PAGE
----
Now granted, it didn't work very well, for a long, long time. But on the other hand, tens of thousands of blacks were given their options, and because they liked-- yes, even sometimes LOVED their masters, who gave them their freedom, they continued working until they died. They were happy. Most owners, small farms at least, got along swell with their slaves, and vice-versa. George Washington Carver was a slave, and was sent to school by his master because he was a genius. Slavery in America wasn't at all the same thing as slavery in the colonies or French Haiti, or the Spanish or Portuguese colonies. It was a totally different atmosphere.
     
  18. dong20

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    Thanks, history is seldom absolutely clear cut but dates generally provide some reference points.

    Well yes..and no, I side stepped it because it's so open to conjecture, certainly there is a theory that Naploeon seriously wanted to try and 'take' the US and needed Haiti to do so via Lousiana, as is a one that he merely wanted to use French Lousiana to consolidate the French hold on what is now Haiti, I believe the latter but who can say for sure what his true intent was.

    The Haitian revolution started in August 1791, fueled partly no doubt by the French Revolution's recognition of the Rights of Man but as much by French treatment of slaves which was applalling by even the standards of that day. Though it was not for freedom they fought but for a day to tend their own crops, the French Commissioner Sonthonax 'freed' the slaves and this was recognised in French in February 1794. Although that was not his orginal intention.

    General Toussaint Louverture was a key figure in this tale. After switching sides in 1794 to side with the French (a year before he had sided with British and Spanish) he presented himself as the saviour of Haiti on behalf of the French. Later, despite the later efforts of the French to eliminate him the US and Britain certainly treated him as head of state and he later promulgated a constituion which declared him Governor for Life so one can guess at his true motives. It didn't really matter, Haiti was heading for independence....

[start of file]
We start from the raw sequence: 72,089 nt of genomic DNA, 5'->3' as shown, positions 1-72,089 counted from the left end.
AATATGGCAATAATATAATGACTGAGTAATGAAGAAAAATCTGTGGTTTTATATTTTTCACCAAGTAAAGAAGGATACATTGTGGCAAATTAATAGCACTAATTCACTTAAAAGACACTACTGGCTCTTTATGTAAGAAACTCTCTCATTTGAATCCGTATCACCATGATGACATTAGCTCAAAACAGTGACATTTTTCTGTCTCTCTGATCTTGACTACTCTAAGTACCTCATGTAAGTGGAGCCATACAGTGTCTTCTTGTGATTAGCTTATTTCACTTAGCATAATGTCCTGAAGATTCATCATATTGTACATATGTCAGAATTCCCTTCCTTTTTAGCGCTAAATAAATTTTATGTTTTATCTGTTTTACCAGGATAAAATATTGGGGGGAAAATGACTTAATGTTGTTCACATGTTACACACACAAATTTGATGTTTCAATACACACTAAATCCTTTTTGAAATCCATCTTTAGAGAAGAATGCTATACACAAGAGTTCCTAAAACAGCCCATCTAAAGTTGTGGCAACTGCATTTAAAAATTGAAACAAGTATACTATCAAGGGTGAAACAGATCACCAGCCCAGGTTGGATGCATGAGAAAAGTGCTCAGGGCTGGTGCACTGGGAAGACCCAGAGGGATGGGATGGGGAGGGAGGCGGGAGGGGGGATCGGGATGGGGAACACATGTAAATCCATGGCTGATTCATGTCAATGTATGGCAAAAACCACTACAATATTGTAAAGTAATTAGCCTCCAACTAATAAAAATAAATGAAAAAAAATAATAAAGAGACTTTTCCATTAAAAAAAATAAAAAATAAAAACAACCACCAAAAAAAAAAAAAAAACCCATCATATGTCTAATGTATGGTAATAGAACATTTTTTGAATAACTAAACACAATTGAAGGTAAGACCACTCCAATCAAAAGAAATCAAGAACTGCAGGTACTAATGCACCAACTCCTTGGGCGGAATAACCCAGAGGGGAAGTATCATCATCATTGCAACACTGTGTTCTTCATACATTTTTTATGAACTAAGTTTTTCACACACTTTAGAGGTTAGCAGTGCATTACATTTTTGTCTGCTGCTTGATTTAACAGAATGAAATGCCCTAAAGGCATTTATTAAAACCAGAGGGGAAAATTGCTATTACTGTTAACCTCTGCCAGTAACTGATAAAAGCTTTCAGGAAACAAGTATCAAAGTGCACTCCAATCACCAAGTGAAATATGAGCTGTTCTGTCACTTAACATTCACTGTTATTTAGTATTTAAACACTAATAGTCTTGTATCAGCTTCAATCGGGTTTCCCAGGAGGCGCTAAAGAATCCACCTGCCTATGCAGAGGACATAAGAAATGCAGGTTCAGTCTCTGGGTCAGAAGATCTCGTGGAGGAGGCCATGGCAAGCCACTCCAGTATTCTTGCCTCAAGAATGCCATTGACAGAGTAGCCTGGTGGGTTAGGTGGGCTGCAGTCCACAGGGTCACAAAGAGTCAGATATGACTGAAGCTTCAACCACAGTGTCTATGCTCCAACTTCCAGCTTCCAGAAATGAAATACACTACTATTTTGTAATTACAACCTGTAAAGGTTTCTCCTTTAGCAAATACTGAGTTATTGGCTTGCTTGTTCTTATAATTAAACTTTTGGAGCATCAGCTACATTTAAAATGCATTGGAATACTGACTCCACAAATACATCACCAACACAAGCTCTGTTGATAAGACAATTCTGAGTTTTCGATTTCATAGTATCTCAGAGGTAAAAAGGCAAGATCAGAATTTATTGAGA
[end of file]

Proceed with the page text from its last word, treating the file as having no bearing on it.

Of course the US and Britain etc (as no doubt did Napoloen) knew he was a fake and fell over themselves to trade with Toussaint, primarily to keep the French out of the picture but also to contain slave rebellion.

    The whole situation, militarily and politically was so complicated and fluid it makes my head spin. Certainly Jefferson armed Toussaint to fight against Napoloen, the US needed the trade with Haiti and hated the French presence in Lousiana and without a French hold on Haiti then Lousiana was of no practical use the the French. They were also probably concerned about the impact an independent Haiti would have on the region, at least until 1800 when France and America ended their 'war'.